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A Question of Genius

Monologist Mike Daisey gives a first-hand account of the creation of his newest work, Great Men of Genius.

Mike Daisey in Great Men of Genius (© Ursa Waz)

[Mike Daisey is about to undertake his greatest challenge ever at Berkeley Rep, where he's performing Great Men of Genius, June 6-July 1. This four-part series of monologues ties together the life stories of writer Bertolt Brecht, entrepreneur P.T. Barnum, inventor Nikola Tesla, and Church of Scientology founder L. Ron Hubbard. In a TheaterMania exclusive, Daisey discusses the creation of this remarkable piece of theater].


I'm spending the month of May at the MacDowell Colony, an artist retreat in New Hampshire, sitting alone in a cabin in the middle of the woods, thinking about genius. On the walls of my cabin are what the colony calls "tombstones"-- wooden plaques that list everyone who has sat in this room before me, working and thinking in this space. In my cabin, I see Paula Vogel, Jonathan Franzen, Louise Bogan, and Stephen Dobyns. Through the trees, I can see the nearest cabin, where Spalding Gray wrote, and Maria Irene Fornes, and Henry Baldwin, and so many more -- hundreds of names, one after another, fading into illegibility with the slow process of time. It feels entirely appropriate to work on a monologue exploring what genius is in this place where so much genius has happened, and where so many have been forgotten.

Great Men of Genius is a huge undertaking, my biggest monologue ever -- four different shows, each of which covers one of the men's lives from birth to death, interweaving their stories with stories from my own life that resonate and rub against the narrative in ways that, hopefully, illuminate. My cabin is filled with the signs of this struggle: books are everywhere, roughly divided into sections of the floor and every available surface. Designs for Tesla's ultimate wireless energy tower are next to an account of Brecht's exodus from Germany, which in turn lies next to a tract from Hubbard's religion explaining what Scientology is. It's a mess.

I've done all four of the monologues previously, short engagements that showed the story was possible; but at Berkeley Rep, I'll be bringing these pieces to life in a new way. In addition to doing each monologue separately, on Sundays I'll perform all four of them back-to-back in six-hour marathon performances. A lot of my time in this cabin has been spent going over the material, trying to anticipate how uniting the separate pieces will change the story. The scale is breathtaking when I let myself think about it. I get a little freaked out and dizzy at the thought of that vast amount of attention and time, and the intensity required to fulfill the audience's expectations.

As a monologist who works exclusively without a script, it's an exercise in anticipation and patience. You can prepare, but the crucible of performance is where everything happens. I tell stories the way that stories exist in life -- created on the air at the moment they are spoken. It makes it a difficult process to capture and contain, as everything rebels against premeditation, so I armor myself with as much about these men's lives as I can: rereading the texts, reflecting on the choices I'm making when drawing on my own life. If you were in the cabin with me, you wouldn't know what was going on. I look a lot like a writer, except there's no writing. I drink a lot of coffee.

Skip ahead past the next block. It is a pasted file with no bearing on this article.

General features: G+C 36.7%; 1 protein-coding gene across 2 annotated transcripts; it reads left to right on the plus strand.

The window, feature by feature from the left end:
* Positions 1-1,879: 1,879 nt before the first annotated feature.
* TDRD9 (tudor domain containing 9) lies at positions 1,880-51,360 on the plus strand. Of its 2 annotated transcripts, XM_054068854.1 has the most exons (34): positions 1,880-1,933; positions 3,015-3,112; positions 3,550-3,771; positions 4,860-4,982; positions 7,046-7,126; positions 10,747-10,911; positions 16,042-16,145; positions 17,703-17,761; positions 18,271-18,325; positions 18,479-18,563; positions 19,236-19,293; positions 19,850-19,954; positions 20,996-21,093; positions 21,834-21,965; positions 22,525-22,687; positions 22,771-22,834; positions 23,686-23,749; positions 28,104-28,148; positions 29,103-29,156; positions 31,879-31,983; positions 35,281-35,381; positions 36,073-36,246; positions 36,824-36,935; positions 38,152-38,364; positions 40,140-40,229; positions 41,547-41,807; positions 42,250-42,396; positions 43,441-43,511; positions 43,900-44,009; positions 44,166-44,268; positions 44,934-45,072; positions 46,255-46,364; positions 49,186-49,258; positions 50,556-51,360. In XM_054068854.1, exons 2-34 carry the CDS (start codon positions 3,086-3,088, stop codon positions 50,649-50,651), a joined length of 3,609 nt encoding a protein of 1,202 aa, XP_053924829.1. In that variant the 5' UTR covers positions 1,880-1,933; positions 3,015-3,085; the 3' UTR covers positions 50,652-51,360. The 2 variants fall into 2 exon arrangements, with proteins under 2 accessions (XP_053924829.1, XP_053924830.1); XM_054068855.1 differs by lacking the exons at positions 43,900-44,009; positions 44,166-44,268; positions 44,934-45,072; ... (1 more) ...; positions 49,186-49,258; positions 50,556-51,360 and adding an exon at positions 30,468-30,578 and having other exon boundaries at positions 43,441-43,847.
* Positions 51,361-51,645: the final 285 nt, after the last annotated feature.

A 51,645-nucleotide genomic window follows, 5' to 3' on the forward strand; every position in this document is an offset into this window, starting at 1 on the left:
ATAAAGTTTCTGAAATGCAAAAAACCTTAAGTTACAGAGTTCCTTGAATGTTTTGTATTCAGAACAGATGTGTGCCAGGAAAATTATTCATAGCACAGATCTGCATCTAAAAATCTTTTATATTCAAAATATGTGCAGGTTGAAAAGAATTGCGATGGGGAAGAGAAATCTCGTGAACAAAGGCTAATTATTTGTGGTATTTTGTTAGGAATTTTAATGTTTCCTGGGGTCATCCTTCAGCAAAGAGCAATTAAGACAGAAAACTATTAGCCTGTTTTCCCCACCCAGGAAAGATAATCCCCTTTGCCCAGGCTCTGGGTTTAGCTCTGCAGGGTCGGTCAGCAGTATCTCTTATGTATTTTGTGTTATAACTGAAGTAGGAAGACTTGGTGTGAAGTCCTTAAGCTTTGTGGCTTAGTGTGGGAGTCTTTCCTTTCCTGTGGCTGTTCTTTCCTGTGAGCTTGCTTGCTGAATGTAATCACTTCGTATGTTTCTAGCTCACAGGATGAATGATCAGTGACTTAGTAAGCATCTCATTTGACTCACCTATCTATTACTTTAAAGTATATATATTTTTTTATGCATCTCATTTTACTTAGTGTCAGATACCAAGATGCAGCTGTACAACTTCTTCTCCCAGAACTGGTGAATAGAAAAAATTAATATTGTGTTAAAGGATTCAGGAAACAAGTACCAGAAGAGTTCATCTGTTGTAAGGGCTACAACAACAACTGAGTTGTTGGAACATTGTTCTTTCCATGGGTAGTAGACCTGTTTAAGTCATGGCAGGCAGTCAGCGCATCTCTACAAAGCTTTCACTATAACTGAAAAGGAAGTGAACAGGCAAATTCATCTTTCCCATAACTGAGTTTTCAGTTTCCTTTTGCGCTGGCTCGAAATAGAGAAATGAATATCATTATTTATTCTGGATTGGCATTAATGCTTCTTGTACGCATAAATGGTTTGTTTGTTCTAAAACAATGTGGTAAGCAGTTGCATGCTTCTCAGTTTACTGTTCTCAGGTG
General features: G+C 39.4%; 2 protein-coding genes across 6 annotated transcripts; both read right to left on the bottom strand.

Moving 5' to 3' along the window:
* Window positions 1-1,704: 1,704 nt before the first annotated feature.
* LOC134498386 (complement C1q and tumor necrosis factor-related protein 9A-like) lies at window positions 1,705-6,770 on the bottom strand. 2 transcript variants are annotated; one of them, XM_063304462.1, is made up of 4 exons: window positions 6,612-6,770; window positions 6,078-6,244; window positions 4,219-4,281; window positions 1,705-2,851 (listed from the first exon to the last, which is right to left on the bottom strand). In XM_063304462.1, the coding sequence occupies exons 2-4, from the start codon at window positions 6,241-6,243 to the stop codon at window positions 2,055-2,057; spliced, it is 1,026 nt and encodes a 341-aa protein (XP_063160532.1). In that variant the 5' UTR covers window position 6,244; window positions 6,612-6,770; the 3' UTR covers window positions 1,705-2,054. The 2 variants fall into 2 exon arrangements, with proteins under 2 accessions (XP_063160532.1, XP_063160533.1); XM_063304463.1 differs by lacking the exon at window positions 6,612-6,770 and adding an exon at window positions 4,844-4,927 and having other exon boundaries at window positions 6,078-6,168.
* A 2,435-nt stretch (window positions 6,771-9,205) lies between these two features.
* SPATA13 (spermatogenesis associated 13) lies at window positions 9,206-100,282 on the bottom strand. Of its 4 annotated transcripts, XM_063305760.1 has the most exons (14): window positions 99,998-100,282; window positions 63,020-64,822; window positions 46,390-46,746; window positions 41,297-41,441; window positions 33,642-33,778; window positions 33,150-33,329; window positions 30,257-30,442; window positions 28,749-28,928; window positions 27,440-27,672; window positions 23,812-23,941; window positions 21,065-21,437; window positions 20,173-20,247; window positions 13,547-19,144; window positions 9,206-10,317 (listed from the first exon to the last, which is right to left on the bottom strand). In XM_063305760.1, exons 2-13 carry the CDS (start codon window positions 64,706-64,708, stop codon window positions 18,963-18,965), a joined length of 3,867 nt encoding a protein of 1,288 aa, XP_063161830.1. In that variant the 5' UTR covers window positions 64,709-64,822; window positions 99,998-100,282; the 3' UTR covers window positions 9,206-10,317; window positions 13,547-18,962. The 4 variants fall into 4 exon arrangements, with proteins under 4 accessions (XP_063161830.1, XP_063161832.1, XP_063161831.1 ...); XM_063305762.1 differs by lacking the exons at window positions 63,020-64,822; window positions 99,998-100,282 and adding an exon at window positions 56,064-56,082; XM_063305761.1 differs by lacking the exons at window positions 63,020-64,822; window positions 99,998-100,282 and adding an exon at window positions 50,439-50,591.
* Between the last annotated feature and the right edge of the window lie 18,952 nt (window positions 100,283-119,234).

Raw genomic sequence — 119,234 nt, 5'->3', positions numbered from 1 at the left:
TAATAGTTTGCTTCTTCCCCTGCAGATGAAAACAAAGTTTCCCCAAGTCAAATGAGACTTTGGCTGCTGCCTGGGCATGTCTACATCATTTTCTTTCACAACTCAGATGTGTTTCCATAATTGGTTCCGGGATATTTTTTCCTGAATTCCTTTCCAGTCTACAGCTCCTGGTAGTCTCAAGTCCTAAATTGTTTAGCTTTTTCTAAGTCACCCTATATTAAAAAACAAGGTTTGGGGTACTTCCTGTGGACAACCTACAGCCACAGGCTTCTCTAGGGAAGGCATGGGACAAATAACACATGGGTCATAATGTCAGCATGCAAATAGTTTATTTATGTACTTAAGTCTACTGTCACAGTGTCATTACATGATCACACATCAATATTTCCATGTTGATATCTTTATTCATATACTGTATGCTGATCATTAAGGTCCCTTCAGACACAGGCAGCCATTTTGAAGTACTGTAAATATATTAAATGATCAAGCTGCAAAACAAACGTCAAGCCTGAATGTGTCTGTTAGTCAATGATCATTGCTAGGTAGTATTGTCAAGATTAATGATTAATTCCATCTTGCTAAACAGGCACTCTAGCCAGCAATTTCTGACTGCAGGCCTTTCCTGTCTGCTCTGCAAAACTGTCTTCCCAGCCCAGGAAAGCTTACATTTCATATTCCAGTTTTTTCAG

Once the shows are up, I work with my director and collaborator, Jean-Michele Gregory, to shape and hone the choices I'm making in each performance; but even that is difficult this time. With six hours of monologue to work with, we have to be careful or we'll run out of time and attention for the whole thing. This is a monster, and though I have been working in this form for a decade, this is like tackling four monologues at once. If pacing and endurance isn't reckoned with, both mine and the audience's, the whole endeavor can fall to pieces.

I'm doing this because I want to stretch the boundaries of the solo form, to reach beyond where the lines are traditionally drawn. I want to make monologues that challenge assumptions about what solo performance is capable of and break the bottle open. I'm doing it because it is grandiose and extravagant, like the men whose megalomania and insanity I'm exploring night after night. I'm doing it because, in that ineffable moment when I conceived this show, I knew it had to be this way. I had to follow this shape and let it grow like a mad flower.

As I lay at night in my bed at MacDowell, the woods are not silent; my windows are open and I can hear sounds, fecund and dark, alive all around me. At night, the tombstones of all those who came before stand over me, watching me sleep, whispering about what they did and did not do in the time given to them, time they took back from life. I dream every night about genius, and when I wake up, everything is missing. I collect my notes, gather my thoughts, and on stage I try to find the threads.


[To learn more about Mike Daisey, visit]


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